6.16.17-22: The Smell of Sulfur
This post belongs to a serialized translation and commentary of Pliny the Younger’s letters (6.16 and 6.20) to the historian Tacitus about the eruption of Mount Vesuvius in AD 79. This is the sixth (and last) installment for letter 6.16.
The Elder Pliny, his friends, and their servants have fled the villa of his friend Pomponianus at Stabiae. Rather than risk burial from collapsing roofs, they have decided to take their chances along the shoreline while pumice continues to rain down. It is probably between 5:30-6:30 a.m. (see also Sigurdsson’s eruption timeline here); sunrise at Stabiae (Lat. 40.696518 N; Long. 14.483070 E) on 25 August was at 5:28 (NOAA solar calculator; see Part 4 for instructions on how to use it).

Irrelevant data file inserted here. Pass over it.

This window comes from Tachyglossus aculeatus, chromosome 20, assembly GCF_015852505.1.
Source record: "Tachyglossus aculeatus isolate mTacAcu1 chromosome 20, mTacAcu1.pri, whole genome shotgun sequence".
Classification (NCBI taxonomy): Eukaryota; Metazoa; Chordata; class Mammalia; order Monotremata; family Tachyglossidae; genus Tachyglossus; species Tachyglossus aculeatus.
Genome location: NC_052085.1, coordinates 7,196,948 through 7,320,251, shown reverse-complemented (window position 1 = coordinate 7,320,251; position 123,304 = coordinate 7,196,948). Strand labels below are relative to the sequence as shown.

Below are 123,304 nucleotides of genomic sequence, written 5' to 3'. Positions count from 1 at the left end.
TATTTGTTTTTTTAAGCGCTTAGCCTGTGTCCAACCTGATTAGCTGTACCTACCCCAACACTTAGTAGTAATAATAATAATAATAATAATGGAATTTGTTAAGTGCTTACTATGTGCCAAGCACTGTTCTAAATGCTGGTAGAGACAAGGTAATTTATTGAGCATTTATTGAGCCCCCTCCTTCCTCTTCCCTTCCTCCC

17 Iam dies alibi, illic nox omnibus noctibus nigrior densiorque; quam tamen faces multae variaque lumina solvebant. Placuit egredi in litus, et ex proximo adspicere, ecquid iam mare admitteret; quod adhuc vastum et adversum permanebat.